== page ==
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Long-Term Care

Thursday, October 10, 2013

Where Does the Commission on Long-Term Care Leave Us?

G. Lawrence Atkins, Federal Commission on Long Term Care and National Academy of Social Insurance

Organizing the delivery and financing of long-term services and supports (LTSS) for people with significant cognitive and physical functional limitations has been a challenge in the U.S. for decades.  Most of the LTSS is provided by family caregivers, but when people need paid services and supports for an extended period they encounter an array of services and providers that can be confusing, frustrating and expensive.  Although the cost of an extended period of LTSS is an insurable risk, this country does not have a well-structured financing approach that protects people or enables people to adequately protect themselves against this risk.  Families and individuals can exhaust their resources paying for LTSS and then have to turn to Medicaid for help.  Medicaid, which today finances two-thirds of paid LTSS, is a major expenditure for federal and state governments that is projected to intensify as LTSS needs double with the aging of the baby boom.

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Posted on October 10, 2013  |  1 comment  |  Add your comment
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Thursday, October 10, 2013

Long-Term Services and Supports: The Path Forward

Judy Feder, Urban Institute and Georgetown Public Policy Institute

Laphonza Butler, SEIU-United Long Term Care Workers

Henry Claypool, American Association for People with Disabilities

Judith Stein, Center for Medicare Advocacy, Inc.

Lynnae Ruttledge, National Council on Disability

All eyes are on the Affordable Care Act’s launch, extending health insurance to tens of millions of people without it. Despite the continued political battle, even the ACA’s critics seem to get that insurance is essential to assure access to care and protection against financial catastrophe.

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Thursday, September 5, 2013

Open Letter to the Long Term Care Commission

John Cutler
Senior Policy Analyst, US Office of Personnel Management, The views expressed are my own and not in any official capacity

Bruce Chernof, Chair
Mark Warshawsky Co-Chair

September 2013

Dear Bruce and Mark and Members of the Commission:

Congratulations on an outstanding job in a short amount of time.  I’m one of those people who think it will work out well in the end since I’m not sure more time would allow you to solve the political difficulties of getting to consensus in the current environment.  Only when Congress views it as necessary to “own” this issue will there be substantial movement even though many things can be done by the Administration on its own if shown the way.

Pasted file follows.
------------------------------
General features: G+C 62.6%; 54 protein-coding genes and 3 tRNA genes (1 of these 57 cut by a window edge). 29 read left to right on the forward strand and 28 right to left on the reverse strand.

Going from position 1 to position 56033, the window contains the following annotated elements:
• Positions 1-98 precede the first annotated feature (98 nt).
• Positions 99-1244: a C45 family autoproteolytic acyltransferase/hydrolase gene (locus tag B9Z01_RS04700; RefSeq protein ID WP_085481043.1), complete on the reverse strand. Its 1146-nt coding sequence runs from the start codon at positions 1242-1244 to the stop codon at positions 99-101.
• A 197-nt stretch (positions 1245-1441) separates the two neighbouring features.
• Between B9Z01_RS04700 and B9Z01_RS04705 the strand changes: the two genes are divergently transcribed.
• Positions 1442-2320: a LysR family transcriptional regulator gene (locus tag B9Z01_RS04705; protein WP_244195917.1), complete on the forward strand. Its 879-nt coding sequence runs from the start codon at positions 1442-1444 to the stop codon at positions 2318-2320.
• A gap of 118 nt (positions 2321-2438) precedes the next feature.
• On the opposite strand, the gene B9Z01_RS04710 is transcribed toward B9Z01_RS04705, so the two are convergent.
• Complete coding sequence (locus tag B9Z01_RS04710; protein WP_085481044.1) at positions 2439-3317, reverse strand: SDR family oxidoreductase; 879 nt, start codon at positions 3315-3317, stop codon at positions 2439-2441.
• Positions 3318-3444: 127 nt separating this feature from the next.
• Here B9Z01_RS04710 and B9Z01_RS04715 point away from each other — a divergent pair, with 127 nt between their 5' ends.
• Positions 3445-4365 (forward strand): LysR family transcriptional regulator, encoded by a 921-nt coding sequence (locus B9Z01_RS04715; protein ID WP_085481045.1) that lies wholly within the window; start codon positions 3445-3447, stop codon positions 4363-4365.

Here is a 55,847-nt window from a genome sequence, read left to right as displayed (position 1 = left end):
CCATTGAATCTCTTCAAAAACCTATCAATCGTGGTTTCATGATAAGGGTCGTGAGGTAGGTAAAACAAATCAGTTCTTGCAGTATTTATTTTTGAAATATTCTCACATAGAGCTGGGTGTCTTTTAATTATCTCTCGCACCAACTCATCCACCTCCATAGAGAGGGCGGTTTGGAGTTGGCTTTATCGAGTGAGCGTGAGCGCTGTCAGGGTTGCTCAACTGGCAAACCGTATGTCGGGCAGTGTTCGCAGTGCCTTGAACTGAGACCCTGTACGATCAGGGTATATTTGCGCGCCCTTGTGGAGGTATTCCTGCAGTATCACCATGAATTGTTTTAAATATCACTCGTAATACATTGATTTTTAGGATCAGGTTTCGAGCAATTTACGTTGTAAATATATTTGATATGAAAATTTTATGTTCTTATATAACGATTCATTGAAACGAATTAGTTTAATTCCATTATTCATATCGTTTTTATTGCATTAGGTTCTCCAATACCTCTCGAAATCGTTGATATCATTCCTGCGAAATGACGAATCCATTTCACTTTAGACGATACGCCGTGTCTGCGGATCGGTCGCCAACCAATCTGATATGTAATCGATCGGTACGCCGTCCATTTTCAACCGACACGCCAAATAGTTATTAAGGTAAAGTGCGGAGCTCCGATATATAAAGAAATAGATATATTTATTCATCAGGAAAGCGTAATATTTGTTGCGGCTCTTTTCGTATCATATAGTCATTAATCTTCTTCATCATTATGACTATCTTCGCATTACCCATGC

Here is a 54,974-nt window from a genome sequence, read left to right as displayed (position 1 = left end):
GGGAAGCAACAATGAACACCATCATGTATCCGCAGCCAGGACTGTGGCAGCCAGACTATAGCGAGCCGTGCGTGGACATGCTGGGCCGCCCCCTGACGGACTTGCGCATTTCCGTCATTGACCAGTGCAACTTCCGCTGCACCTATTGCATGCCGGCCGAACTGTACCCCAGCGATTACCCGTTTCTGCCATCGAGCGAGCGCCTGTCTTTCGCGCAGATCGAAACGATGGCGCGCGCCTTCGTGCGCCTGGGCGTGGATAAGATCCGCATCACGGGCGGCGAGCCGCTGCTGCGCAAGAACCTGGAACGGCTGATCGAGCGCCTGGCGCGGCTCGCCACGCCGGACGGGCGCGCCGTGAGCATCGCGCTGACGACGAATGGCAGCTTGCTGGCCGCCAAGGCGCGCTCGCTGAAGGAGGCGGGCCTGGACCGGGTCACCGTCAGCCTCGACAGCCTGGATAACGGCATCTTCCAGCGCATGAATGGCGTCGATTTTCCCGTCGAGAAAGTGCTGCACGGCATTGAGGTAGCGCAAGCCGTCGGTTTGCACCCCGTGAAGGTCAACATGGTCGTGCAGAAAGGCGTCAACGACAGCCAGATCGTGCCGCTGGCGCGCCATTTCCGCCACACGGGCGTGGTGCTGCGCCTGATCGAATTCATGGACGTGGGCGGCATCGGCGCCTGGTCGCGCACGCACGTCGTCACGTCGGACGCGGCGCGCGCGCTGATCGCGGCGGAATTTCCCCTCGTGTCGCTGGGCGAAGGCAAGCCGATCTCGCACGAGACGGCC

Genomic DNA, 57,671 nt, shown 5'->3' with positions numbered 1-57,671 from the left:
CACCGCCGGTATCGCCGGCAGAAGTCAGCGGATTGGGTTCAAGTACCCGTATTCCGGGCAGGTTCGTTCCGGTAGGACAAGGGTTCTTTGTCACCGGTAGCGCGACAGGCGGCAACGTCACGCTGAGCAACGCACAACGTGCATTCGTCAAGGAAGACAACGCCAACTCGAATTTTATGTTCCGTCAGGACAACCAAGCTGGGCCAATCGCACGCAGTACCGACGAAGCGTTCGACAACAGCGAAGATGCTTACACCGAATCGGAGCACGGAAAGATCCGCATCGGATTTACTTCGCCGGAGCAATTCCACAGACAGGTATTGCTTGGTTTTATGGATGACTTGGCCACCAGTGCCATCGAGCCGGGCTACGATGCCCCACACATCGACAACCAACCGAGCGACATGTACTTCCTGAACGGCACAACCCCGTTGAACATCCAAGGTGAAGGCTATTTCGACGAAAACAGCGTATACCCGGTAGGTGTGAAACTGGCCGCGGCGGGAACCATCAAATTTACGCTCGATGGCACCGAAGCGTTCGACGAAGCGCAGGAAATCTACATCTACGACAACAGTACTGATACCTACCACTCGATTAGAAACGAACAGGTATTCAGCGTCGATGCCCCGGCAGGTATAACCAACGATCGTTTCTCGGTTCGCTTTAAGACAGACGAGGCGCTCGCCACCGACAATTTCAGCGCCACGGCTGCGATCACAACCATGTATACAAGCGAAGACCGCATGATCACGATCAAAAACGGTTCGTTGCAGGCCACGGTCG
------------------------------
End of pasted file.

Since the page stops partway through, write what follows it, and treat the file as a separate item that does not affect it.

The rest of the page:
Having said that, there are many ideas you can throw out to them to hopefully get some small efforts moving forward.

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Posted on September 5, 2013  |  Write the first comment
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Wednesday, March 20, 2013

Experts Present Options for Redesigning and Financing America’s Long-Term Care System

by National Academy of Social Insurance

Social Insurance is a Critical Base for Achieving Universality and Efficiency

Hundreds of long-term care (LTC) experts gathered in Washington, D.C. today at The SCAN Foundation briefing to discuss private and public options for delivering and financing long-term care to the 12 million Americans who currently need it and the 27 million people expected to need it by 2050.

The discussion comes at a critical time. Congress recently approved the formation of a bipartisan commission on long-term care, tasked with making recommendations on meeting the nation’s needs for affordable long-term care services and support. Direct spending in the United States for long-term care services was $211 billion in 2011, with Medicaid picking up more than 62 percent of the tab. 

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Wednesday, February 6, 2013

Time to Help States Make Lemonade on Issue of Long-Term Care?

The nation has no viable strategy to help people finance their long-term care

Lee Goldberg, National Academy of Social Insurance

A version of this article originally appeared in Roll Call on February 4, 2013.

The enactment of the American Taxpayer Relief Act of 2012 averted the so-called fiscal cliff, but it also repealed the Community Living Assistance Services and Supports Act that was intended to create a public mechanism to help people pay for long-term services and supports if they become disabled.

The repeal was not a surprise. More than a year ago the administration abandoned plans to implement CLASS after it became clear that premiums for the program as designed — with participation to be voluntary rather than mandatory — would be too high to attract more than a tiny percentage of the population.

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Posted on February 6, 2013  |  2 comments  |  Add your comment
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